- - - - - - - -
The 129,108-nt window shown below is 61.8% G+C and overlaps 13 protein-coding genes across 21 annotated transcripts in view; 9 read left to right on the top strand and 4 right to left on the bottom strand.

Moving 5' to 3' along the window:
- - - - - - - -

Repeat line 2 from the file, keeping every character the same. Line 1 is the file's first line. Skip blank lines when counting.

Moving 5' to 3' along the window: